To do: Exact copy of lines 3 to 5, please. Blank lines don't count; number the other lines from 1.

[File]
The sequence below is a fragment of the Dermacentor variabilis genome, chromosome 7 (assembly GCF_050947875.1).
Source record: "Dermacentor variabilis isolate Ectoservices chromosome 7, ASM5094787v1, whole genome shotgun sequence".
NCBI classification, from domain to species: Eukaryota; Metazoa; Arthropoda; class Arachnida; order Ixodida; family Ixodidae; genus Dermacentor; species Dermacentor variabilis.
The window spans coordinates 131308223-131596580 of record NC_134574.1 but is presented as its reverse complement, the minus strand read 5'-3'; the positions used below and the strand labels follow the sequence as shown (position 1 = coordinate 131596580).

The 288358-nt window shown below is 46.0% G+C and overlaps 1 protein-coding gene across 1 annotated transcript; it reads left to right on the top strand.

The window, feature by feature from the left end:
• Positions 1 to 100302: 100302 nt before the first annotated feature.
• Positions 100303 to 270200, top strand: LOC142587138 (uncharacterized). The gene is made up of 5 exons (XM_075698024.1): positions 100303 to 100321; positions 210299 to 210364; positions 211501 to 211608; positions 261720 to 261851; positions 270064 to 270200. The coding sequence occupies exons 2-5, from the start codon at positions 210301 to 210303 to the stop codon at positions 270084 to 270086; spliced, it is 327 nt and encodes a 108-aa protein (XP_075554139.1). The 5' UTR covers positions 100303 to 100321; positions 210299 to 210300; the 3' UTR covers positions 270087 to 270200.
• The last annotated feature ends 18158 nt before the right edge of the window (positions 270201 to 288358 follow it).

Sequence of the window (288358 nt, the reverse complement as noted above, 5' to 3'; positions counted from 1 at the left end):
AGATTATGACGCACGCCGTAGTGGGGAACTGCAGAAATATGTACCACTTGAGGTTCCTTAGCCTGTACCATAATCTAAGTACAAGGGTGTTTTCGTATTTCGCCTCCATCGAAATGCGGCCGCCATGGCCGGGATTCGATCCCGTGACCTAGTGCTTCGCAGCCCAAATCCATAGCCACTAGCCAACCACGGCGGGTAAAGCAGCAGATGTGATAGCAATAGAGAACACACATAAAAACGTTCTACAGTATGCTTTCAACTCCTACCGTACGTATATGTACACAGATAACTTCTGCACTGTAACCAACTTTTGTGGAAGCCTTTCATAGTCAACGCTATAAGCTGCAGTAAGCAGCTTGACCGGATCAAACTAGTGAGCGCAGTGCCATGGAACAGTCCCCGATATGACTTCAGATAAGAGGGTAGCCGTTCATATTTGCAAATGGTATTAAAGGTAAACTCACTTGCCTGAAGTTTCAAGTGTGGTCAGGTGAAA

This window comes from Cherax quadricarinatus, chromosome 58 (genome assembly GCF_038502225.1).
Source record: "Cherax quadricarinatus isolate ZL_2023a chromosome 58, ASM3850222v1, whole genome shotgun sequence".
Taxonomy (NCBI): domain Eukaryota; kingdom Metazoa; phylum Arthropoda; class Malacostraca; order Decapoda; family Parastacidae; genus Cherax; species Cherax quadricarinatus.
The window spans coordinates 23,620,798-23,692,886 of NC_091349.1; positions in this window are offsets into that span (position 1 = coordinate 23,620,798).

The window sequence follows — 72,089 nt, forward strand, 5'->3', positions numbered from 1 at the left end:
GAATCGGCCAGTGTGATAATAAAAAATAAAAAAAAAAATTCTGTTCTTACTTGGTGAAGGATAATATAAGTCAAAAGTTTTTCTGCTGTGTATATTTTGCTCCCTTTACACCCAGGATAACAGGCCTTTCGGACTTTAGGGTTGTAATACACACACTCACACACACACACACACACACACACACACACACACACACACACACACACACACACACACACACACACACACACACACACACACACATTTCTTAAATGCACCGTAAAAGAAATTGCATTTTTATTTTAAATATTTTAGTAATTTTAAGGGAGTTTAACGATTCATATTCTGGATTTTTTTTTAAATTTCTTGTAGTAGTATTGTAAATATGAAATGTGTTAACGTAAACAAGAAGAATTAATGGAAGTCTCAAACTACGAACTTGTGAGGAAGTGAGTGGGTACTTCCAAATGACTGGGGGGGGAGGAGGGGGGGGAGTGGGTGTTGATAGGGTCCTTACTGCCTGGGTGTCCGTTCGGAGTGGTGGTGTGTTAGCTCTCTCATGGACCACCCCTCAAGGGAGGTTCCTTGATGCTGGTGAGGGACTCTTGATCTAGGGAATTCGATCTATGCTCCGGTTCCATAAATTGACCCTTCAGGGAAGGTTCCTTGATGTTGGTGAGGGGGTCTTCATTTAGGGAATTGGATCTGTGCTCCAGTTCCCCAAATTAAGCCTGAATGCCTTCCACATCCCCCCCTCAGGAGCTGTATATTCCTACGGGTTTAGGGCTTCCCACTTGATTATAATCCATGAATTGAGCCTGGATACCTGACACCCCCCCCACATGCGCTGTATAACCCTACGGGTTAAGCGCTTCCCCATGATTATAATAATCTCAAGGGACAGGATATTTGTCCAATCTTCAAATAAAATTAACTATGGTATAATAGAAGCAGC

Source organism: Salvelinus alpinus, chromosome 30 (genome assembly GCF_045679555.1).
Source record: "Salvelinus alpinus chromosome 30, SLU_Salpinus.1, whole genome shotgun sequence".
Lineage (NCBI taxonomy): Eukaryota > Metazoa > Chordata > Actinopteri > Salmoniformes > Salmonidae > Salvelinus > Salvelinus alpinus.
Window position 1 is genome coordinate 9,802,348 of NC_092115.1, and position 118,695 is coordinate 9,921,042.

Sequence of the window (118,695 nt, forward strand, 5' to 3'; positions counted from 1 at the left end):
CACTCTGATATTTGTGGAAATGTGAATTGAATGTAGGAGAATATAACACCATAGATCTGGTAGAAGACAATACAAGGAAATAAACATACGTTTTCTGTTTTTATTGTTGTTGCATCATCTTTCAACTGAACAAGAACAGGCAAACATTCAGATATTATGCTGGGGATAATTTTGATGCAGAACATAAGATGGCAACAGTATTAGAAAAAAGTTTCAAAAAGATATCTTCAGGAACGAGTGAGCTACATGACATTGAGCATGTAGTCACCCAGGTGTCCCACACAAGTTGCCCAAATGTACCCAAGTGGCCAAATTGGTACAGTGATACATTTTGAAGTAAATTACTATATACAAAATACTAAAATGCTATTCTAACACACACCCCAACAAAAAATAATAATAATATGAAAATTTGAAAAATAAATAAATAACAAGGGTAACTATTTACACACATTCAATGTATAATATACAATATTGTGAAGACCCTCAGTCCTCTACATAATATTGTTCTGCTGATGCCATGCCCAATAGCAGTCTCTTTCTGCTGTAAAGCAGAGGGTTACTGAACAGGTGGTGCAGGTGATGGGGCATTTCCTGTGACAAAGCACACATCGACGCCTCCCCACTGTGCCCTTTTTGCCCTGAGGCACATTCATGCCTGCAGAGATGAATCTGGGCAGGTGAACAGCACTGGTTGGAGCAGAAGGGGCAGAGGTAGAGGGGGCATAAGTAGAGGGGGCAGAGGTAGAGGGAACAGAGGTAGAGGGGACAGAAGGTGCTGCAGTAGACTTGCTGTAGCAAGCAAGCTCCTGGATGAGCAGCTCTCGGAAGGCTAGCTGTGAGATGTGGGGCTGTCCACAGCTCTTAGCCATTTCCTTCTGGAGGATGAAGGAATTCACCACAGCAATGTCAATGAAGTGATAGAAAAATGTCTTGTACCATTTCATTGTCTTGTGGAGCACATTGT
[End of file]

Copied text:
NCBI classification, from domain to species: Eukaryota; Metazoa; Arthropoda; class Arachnida; order Ixodida; family Ixodidae; genus Dermacentor; species Dermacentor variabilis.
The window spans coordinates 131308223-131596580 of record NC_134574.1 but is presented as its reverse complement, the minus strand read 5'-3'; the positions used below and the strand labels follow the sequence as shown (position 1 = coordinate 131596580).

The 288358-nt window shown below is 46.0% G+C and overlaps 1 protein-coding gene across 1 annotated transcript; it reads left to right on the top strand.